Gastroesophageal reflux disease (GERD) includes not only reflux esophagitis (RE) confirmed by upper gastrointestinal endoscopy, but also non-erosive reflux disease (NERD) characterized only by subjective symptoms, such as heartburn without RE. The Montreal definition was presented as the worldwide consensus on GERD in 2006 and is based mostly on subjective symptoms: “GERD is a condition that develops when the reflux of stomach contents causes troublesome symptoms and/or complications”. According to this definition, GERD is further classified into esophageal syndrome and extraesophageal syndrome, and a wide variety of symptoms are present. Thus, closer examination of subjective symptoms is required in differentiating GERD from other organic digestive tract diseases.
Questionnaires are effective in ascertaining the subjective symptoms of GERD patients. Many GERD-specific questionnaires have been developed, including the questionnaire for the diagnosis of reflux diseases, which is the most widely used of these questionnaires around the world. In Japan, Kusano et al developed the frequency scale for symptoms of GERD (FSSG), a scale that has been used for early diagnosis and therapy assessment. Of the 12 FSSG questions, 7 questions deal with acid reflux symptoms, and the remaining 5 questions deal with gastrointestinal dysmotility symptoms, allowing GERD to be assessed by symptom group. Assessing upper gastrointestinal symptoms by broadly dividing them into two groups is not only useful for planning treatment strategy for GERD, but it is also important for objectively analyzing the disease state.
By measuring two serum parameters, the Helicobacter pylori (H.pylori) antibody (Ab) titer and the serum pepsinogen (PG) level as a screening test for extensive chronic atrophic gastritis (CAG), we have graded H.pylori-related chronic gastritis into four stages from A to D: Group A, H.pylori-negative/PG-negative; Group B, H.pylori-positive/PG-negative; Group C, H.pylori-positive/PG-positive; and Group D, H.pylori-negative/PG-positive. Group A included H.pylori non-infected healthy subjects. Group B showed established H.pylori infection, but without CAG. Group C had CAG. Group D had severe intestinal metaplasia due to progression of CAG, but H.pylori had been spontaneously eliminated, representing so-called metaplastic gastritis. CAG advances from Ato B to C, and then to D. We have documented that the incidence of gastric cancer gradually increases with chronic gastritis progression[8,9,10]. This has enabled screening of high-risk patients for gastric cancer based on serodiagnosis. An inverse relationship has been reported between CAG and RE onset, and many studies have found that the incidence of H.pylori infection is lower in Japanese RE patients than in healthy individuals (control group)[12-14]. A study found that NERD is closely related to H.pylori infection and progression in gastric mucosal atrophy. Moreover, one study found a negative correlation between GERD and the anti-H.pylori-Ab positive rate, while another study documented that H.pylori infection was unrelated to GERD and was neither an exacerbating factor nor a preventive factor. To the best of our knowledge, no studies have used GERD-specific questionnaires to quantify acid reflux and gastrointestinal dysmotility symptoms and to closely examine the relationships between H.pylori-related chronic gastritis progression and upper gastrointestinal symptoms.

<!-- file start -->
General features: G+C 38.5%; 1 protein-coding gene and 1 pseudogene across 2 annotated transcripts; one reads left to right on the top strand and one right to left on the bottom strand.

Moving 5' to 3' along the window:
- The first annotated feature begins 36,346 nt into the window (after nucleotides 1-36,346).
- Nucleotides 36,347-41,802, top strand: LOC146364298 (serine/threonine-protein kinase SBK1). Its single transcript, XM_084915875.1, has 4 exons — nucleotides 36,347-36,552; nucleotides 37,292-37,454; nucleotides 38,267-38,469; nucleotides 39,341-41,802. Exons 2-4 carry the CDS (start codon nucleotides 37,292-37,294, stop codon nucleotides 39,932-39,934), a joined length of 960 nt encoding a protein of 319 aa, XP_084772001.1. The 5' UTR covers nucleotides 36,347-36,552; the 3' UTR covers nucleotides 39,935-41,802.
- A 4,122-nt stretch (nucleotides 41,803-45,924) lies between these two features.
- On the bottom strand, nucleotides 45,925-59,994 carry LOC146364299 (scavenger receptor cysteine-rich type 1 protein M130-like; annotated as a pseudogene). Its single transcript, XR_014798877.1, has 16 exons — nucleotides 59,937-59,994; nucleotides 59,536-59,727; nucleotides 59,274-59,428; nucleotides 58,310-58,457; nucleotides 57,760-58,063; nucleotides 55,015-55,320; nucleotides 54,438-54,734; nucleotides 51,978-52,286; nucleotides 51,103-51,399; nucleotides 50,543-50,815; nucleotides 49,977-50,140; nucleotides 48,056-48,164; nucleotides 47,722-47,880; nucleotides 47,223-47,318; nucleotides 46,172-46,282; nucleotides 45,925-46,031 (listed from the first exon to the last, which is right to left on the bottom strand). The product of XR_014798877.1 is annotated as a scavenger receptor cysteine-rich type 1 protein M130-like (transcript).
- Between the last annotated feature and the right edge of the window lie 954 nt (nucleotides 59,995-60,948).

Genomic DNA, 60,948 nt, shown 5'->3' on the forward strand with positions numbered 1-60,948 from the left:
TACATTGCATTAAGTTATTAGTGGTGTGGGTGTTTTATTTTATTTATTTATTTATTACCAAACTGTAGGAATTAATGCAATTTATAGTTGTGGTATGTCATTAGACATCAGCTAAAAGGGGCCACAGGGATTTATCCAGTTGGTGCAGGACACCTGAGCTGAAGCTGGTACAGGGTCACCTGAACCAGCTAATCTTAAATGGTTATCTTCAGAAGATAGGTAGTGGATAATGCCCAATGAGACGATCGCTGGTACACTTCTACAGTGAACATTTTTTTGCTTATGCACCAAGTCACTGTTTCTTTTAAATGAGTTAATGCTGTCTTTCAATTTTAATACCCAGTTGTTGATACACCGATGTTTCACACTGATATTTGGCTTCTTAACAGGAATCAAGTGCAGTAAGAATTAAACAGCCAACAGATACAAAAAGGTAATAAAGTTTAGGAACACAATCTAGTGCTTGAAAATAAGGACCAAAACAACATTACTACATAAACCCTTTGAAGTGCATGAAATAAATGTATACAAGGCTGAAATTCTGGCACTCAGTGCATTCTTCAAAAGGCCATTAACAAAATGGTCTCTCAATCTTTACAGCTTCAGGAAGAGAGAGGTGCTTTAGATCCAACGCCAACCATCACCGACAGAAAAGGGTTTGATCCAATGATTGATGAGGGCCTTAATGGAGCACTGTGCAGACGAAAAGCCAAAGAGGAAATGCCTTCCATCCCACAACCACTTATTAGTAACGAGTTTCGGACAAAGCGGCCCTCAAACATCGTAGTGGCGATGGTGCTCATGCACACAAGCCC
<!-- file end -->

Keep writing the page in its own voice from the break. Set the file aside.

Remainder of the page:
In routine clinical care, performing endoscopy on all patients complaining of upper gastrointestinal symptoms is difficult, and some supplementary parameters would be useful to gather more information to make the diagnosis of GERD. The aim of this study was to examine the relationship of H.pylori and PG status with GERD.